Turn forward in your Bibles to the book of Judges. Turn to the book of Judges. In Judges chapter 11, in that heart-stopping story of Jephthah, remember Jephthah the judge who is going to lead the people of God in battle, and he makes a vow that if the Lord will give him victory, when he goes back home the very first thing that comes to meet him he’ll offer as a sacrifice. And we read the story — but don't get too sidetracked with that part of the story; I just want you to see this. Judges 11 beginning in verse 32 — “So Jephthah crossed over to the Ammonites to fight against them, and the LORD gave them into his hand.” And we're told in the first part of verse 33 that twenty cities were given into the hand of Jephthah. This is no small victory. This is a wipe out. And then we read this. “So the Ammonites were subdued before he people of Israel. Then Jephthah came to his home at Mizpah. And behold, his daughter came out to meet him with tambourines and with dances. She was his only child; besides her he had neither son nor daughter.” Now the important thing that I want you to note there is this great military victory of Jephthah the judge over the Ammonites is celebrated by his daughter, just like in Exodus 15, with tambourine and with dancing.

And there's another example of this too. Turn forward to 1 Samuel chapter 18. In 1 Samuel chapter 18, this is when David has just been appointed as a leader in the army of Israel. And in 1 Samuel 18:5 we read, “David went out and was successful wherever Saul sent him, so that Saul set him over the men of war. And this was good in the sight of all the people and also in the sight of Saul's servants. As they were coming home” — David's coming home after a great victory — “when David returned from striking down the Philistine, the women came out of all the cities of Israel, singing and dancing, to meet King Saul, with tambourines, with songs of joy, and with musical instruments. And the women sang to one another as they celebrated, ‘Saul has struck down his thousands, and David his ten thousands.’” And of course it's that song that got David in hot water with Saul, who didn't like being second fiddle to David in the praises of the people. But again, you see the same manifestation. Great victory is won by David over the Philistine, it's celebrated in this national victory assembly, and Psalm 149:3 seems to be picking up precisely those kinds of occasions. It's a call upon the people of God to sing a new song.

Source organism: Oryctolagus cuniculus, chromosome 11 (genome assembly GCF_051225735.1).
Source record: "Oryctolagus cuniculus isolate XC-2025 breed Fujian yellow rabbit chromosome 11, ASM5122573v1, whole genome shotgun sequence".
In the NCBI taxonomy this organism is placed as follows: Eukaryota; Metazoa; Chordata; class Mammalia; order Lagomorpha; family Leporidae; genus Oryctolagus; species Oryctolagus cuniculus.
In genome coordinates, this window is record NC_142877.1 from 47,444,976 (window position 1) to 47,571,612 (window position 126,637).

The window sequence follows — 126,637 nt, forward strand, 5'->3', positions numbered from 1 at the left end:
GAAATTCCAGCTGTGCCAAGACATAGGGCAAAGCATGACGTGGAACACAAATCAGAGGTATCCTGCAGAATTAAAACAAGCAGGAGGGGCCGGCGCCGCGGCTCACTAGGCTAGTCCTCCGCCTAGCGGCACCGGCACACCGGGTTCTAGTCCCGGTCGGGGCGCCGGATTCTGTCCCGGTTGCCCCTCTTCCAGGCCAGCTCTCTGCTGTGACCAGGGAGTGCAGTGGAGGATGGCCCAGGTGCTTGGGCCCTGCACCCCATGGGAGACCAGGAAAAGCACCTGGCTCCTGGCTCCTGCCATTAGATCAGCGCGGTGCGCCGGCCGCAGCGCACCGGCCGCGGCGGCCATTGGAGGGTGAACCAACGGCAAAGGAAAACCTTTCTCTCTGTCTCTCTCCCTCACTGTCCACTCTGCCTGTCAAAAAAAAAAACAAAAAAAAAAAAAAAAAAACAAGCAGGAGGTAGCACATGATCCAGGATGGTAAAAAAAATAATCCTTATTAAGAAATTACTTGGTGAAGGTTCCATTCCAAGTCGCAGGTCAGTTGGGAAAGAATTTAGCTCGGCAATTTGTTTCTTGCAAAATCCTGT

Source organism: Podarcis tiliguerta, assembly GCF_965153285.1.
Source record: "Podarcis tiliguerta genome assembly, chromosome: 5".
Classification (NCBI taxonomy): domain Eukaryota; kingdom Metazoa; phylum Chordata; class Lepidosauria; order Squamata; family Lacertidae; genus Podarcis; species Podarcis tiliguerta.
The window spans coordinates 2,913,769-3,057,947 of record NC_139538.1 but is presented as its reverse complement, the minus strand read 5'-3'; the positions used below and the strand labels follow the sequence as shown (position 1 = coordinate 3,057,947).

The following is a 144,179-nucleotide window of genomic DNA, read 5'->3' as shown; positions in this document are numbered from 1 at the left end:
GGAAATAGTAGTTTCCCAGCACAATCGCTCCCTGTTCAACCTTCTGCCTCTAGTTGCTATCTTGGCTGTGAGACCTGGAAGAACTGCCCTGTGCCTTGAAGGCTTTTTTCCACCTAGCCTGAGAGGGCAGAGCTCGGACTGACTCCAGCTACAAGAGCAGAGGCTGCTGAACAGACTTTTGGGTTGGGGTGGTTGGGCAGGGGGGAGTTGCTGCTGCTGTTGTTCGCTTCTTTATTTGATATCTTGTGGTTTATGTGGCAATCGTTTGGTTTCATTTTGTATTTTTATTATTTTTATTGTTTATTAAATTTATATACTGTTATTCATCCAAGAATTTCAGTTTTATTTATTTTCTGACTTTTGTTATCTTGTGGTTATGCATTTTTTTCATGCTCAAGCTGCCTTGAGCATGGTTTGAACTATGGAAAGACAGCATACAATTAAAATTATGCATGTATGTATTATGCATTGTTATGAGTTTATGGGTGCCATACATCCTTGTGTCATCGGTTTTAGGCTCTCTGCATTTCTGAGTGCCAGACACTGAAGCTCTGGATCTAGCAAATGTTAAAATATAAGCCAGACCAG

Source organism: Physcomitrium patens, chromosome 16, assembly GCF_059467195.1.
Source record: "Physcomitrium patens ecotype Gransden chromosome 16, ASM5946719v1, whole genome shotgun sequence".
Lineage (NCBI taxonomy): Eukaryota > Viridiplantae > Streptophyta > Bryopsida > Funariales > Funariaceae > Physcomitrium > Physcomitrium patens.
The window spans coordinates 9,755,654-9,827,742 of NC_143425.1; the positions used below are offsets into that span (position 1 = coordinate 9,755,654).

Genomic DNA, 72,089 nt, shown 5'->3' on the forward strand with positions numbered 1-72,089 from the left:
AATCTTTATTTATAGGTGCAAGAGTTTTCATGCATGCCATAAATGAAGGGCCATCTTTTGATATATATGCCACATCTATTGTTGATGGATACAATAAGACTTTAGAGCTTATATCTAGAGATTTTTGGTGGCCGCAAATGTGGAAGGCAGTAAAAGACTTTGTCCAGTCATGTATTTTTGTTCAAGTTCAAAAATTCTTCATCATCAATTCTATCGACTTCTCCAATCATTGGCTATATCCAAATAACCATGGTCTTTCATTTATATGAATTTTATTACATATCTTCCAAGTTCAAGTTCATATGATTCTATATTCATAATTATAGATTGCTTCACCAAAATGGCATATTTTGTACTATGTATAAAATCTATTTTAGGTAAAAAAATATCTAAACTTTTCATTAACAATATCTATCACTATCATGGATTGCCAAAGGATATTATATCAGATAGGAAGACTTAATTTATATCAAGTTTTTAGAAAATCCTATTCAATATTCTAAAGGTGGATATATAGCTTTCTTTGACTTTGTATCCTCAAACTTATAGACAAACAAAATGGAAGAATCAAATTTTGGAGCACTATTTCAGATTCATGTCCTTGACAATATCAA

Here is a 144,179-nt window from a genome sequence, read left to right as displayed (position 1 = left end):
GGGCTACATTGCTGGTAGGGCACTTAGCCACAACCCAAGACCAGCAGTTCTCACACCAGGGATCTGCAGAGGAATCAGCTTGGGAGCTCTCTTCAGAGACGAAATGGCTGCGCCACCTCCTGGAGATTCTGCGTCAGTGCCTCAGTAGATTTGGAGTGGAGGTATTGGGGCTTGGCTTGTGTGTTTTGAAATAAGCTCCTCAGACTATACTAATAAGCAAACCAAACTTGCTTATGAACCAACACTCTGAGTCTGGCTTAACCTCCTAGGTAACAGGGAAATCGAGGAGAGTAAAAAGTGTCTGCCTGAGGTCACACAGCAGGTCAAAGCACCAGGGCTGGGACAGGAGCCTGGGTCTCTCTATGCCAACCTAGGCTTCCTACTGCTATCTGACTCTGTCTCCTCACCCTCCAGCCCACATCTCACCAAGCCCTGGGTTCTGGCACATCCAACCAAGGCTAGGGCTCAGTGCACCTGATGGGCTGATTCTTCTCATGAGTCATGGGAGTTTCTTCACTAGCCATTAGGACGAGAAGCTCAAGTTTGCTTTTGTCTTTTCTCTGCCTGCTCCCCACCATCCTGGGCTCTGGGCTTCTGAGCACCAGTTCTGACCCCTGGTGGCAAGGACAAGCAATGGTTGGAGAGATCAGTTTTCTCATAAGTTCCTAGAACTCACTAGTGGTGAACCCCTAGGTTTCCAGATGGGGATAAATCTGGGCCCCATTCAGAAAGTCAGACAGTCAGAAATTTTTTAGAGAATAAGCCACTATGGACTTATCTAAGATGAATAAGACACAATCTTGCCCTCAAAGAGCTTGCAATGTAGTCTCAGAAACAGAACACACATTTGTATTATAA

So you have to ask the question, “What is the new occasion that causes the children of Israel to sing this new song?” And you are not left without an answer in the Scriptures. We are told point blank by John on the island of Patmos in the vision given to him by God, which we call Revelation, twice, first in Revelation 5:9 and then again in Revelation 14:3, that the song of the redeemed to God, to the Lamb, is the new song. Turn with me there, to Revelation chapter 14, and we read this. Beginning in verse 2 — “I heard a voice from heaven like the roar of many waters and like the sound of loud thunder. The voice I heard was like the sound of harpists playing on their harps” — notice the musical instrument — “and they were singing a new song before the throne and before the four living creatures and before the elders. No one could learn that song except the 144,000 who had been redeemed from the earth.”

Now if you turn back to Revelation chapter 5 verse 9, you’re told the content of the song. Revelation 5:9 — “They sang a new song, saying, ‘Worthy are you to take the scroll and to open its seals, for you were slain, and by your blood you ransomed people for God from every tribe and language and people and nation, and you have made them a kingdom and priests to our God, and they shall reign on the earth.’” And they go on to sing, “Worthy is the Lamb who was slain, to receive power and wealth and wisdom and might and honor and glory and blessing!” That is the new song. And so this psalm anticipates that scene — the final victory of the Lamb over all the forces that are arrayed against God, over all the forces that are arrayed against God's people, and God's people are going to worship Him with a new song with all that we have and are.